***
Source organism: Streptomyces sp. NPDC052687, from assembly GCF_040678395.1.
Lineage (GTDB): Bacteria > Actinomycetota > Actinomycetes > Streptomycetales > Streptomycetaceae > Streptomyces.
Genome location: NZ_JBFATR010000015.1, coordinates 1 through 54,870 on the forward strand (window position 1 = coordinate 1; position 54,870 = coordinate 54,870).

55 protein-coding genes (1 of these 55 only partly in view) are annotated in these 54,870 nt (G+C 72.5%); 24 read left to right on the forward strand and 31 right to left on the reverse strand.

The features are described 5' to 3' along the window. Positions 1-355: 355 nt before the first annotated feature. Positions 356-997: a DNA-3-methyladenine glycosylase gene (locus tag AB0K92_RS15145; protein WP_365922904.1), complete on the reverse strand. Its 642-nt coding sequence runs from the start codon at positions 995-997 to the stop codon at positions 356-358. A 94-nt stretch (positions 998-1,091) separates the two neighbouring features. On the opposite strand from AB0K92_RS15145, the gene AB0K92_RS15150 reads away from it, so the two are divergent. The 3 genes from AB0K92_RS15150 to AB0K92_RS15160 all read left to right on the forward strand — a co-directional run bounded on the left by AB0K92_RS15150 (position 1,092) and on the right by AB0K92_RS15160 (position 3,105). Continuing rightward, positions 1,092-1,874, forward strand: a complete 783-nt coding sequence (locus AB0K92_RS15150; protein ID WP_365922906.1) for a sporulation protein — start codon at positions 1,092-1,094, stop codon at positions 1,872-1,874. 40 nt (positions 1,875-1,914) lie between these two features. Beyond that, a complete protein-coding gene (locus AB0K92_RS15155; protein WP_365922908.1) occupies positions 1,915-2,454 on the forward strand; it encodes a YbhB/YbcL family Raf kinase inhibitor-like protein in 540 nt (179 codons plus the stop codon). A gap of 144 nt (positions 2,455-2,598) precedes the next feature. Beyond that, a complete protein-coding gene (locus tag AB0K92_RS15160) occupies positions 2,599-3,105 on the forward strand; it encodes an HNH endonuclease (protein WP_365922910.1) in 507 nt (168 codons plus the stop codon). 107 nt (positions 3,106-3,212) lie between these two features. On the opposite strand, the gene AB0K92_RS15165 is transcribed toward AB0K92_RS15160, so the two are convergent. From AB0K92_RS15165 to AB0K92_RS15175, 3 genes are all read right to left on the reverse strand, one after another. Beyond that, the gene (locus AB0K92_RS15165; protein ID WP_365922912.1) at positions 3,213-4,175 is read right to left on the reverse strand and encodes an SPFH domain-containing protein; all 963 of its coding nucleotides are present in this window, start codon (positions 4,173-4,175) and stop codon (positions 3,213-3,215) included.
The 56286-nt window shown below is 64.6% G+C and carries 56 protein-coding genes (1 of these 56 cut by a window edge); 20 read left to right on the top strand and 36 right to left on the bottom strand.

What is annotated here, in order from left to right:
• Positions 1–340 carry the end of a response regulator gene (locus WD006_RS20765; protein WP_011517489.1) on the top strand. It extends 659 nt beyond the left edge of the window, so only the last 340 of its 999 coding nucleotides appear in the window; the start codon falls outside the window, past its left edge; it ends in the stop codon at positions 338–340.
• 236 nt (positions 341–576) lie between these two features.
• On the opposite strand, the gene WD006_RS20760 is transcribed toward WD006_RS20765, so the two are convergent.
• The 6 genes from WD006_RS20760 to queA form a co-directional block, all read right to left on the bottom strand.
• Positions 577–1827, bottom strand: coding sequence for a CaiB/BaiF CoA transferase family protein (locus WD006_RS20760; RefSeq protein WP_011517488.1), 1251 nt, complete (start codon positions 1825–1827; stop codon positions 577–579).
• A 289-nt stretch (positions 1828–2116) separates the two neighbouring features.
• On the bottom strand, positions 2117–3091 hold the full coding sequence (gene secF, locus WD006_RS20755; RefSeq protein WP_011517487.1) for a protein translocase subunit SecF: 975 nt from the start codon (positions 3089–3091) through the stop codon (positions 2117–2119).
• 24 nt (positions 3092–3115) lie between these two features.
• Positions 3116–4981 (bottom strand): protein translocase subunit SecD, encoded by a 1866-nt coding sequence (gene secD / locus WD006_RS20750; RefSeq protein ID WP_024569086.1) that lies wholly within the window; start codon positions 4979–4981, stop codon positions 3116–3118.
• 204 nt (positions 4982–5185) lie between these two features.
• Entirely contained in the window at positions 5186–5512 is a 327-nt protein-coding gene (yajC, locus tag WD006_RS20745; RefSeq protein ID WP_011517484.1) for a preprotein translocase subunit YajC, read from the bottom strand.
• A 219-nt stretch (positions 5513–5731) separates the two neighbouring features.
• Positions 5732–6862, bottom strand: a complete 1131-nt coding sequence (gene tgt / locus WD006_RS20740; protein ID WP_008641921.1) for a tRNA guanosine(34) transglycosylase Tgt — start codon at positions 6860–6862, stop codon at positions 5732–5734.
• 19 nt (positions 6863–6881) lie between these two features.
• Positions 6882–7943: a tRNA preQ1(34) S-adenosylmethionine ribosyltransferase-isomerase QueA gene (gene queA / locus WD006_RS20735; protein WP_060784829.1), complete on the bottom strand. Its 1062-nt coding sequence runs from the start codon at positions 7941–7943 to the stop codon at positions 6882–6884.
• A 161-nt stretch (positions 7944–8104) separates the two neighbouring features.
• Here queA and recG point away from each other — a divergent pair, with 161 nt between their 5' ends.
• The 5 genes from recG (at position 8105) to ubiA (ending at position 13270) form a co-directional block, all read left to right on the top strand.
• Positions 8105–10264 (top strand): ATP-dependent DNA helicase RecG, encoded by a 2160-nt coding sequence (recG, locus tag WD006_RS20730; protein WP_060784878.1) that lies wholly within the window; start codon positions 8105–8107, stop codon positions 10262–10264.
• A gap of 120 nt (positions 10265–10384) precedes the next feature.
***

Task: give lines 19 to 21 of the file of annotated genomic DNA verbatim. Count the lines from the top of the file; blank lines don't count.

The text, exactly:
• A 219-nt stretch (positions 5513–5731) separates the two neighbouring features.
• Positions 5732–6862, bottom strand: a complete 1131-nt coding sequence (gene tgt / locus WD006_RS20740; protein ID WP_008641921.1) for a tRNA guanosine(34) transglycosylase Tgt — start codon at positions 6860–6862, stop codon at positions 5732–5734.
• 19 nt (positions 6863–6881) lie between these two features.